Ultramarines deals with - yes - a squad of Ultramarines who are sent to investigate a distress beacon on the planet of Mithron, home to an important imperial shrine. Without giving too much away, this hardy bunch of the Emperor's finest soon discover that the sinister forces of Chaos are at work. From there, the movie proceeds according to standard Space Marine codex operating procedures, i.e., burn the heretic! Ha! This straightforward plot is largely executed by the numbers, something that, unfortunately, leaves little room for surprises or plot twists. As a result, the plot is ultimately little more than a pretext for the Space Marines to do their stuff.
However, having said that, Ultramarines deserves high praise for faithfully - an important term when it comes to 40K - delivering a movie that truly does capture the essence of 40K. This is no small feat seeing how so many other studios could have - nay, would have - over-simplified and butchered the complex lore of this setting (and believe me, 40K, being a 20+ year old franchise, has lore deeper and more complex than Tolkien's Middle Earth!). It is all in here: the Cult of the Emperor, the daemonic forces of Chaos, bolters, chainswords, seals of purity...all that good stuff that makes 40K...well, 40K.
The CGI is quite impressive at times and is loaded with all sorts of wonderful detail, even down to the texture of the Space Marine armor. In addition to the often lavish detail, the art direction of the CGI, one that combines a detailed realism with a bit of a graphic novel shaded cell technique, gave this movie a very distinctive look, one that is well suited to the nature of 40K's oft epic artwork. Even the combat scenes were deftly handled, and not without a bit of gore (parents might want to keep this in mind). Not everything is perfect, though, as I found the facial animations to be emotionally flat and devoid of life, with the Space Marines having a walking/gliding gait that seems thoroughly rigid and unrealistic at times.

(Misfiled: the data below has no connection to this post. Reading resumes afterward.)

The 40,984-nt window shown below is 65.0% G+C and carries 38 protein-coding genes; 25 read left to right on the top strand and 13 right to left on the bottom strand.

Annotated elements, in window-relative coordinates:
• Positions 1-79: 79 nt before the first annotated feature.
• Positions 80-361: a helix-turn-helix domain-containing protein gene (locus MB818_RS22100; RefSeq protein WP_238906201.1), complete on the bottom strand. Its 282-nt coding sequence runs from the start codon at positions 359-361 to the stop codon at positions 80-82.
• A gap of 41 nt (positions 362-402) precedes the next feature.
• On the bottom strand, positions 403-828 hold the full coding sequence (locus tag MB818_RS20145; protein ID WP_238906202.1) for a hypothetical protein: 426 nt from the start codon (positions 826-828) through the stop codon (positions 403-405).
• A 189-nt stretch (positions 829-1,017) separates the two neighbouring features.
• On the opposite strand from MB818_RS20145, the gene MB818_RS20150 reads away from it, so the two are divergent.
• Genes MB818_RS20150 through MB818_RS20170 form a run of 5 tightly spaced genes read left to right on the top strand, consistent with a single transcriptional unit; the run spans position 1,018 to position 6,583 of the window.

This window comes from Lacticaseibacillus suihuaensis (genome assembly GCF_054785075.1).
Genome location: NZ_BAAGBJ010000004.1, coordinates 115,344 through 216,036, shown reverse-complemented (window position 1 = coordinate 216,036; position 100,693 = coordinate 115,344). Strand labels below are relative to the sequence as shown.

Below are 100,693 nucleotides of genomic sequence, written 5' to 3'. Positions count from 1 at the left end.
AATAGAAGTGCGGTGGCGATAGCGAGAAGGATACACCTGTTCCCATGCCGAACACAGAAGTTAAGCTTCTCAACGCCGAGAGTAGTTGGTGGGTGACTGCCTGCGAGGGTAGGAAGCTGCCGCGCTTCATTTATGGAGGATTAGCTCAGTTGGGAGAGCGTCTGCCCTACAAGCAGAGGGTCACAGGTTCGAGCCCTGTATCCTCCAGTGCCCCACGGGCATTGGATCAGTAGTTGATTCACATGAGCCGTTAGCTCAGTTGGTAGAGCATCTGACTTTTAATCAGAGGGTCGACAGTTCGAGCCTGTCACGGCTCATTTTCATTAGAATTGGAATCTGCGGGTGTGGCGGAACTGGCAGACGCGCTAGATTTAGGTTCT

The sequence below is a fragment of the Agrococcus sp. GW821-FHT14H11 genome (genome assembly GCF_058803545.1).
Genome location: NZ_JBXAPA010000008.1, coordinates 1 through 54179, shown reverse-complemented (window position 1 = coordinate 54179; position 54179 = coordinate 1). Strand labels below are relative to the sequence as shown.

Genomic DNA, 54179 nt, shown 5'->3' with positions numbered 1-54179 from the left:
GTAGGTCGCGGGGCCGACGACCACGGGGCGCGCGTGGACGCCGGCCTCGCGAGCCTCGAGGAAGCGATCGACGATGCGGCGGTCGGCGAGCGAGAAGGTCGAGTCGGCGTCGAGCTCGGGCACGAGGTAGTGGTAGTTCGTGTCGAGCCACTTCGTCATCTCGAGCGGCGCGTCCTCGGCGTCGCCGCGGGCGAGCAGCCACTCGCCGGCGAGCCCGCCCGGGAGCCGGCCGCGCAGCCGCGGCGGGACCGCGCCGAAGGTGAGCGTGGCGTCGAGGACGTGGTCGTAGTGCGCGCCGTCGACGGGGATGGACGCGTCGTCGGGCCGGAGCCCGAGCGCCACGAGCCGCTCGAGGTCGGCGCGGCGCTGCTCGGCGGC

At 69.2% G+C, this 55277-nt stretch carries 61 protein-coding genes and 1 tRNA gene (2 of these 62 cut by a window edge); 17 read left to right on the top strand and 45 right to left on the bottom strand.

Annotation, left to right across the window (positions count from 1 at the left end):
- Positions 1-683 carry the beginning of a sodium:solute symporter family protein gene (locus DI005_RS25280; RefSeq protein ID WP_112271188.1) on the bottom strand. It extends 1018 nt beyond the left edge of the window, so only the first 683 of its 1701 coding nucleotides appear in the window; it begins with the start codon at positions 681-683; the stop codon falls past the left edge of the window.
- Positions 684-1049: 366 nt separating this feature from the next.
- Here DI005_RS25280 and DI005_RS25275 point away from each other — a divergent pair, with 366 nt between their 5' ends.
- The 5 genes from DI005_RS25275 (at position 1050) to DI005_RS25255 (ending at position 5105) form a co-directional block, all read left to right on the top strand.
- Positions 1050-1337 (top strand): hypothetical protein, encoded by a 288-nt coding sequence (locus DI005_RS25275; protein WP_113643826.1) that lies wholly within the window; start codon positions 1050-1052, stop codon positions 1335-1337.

The voice acting was quite good, too. I guess this is no surprise considering the talented cast of voice actors, including Terence Stamp, John Hurt, and Sean Pertwee. Likewise, the music was first rate and filled with medieval sounding chants that are so suited to the warrior monks who are Space Marines.
All things considered, I consider Ultramarines to be a success. Sure, 40K purists might find a few things to grumble about (such as the chapter strike cruiser being seemingly staffed by about a crew of twelve - in the novels, these things have thousands of souls upon them), but despite a handful of flaws, the movie delivers the goods and is most definitely a 40K film that remains faithful to the setting we all love.
I think the best thing about this movie, though, is how it serves as an excellent warp gate...er, entry point to introduce new people to this franchise. Ultramarines seems to me to have been primarily conceived as a first big toe into a larger audience. While there is a lot of 40K lore in this film, it also strikes me as being carefully tailored so as to not overwhelm those who might be unfamiliar with this European import franchise. Again, in this way it is a success. I hope to see Ultramarines being gifted to kids who have been lulled to sleep by years of Jim Kirk and Anakin Skywalker (40K parents: get your kids to watch this NOW!!!!), as well as it making an appearance on Adult Swim for adult fans of anime (time to take a break from the equally tired influx of Asian "samurais in space" anime). This idea is further reinforced by some of the excellent bonus content on this DVD, including an animated graphic novel that serves as a prequel to the events in this movie (quite good - tyrannids! - and explains why only a squad of Space Marines were sent to investigate the beacon), and a short featurette detailing the backstory for Space Marines in general. I found both to provide a good foundation for those new to this setting.
In short: if you are a fan of Warhammer 40K, do yourself a favor and rent/buy this movie. It is not perfect, but it is a good first step. And remember: "Blessed is the mind too small for doubt."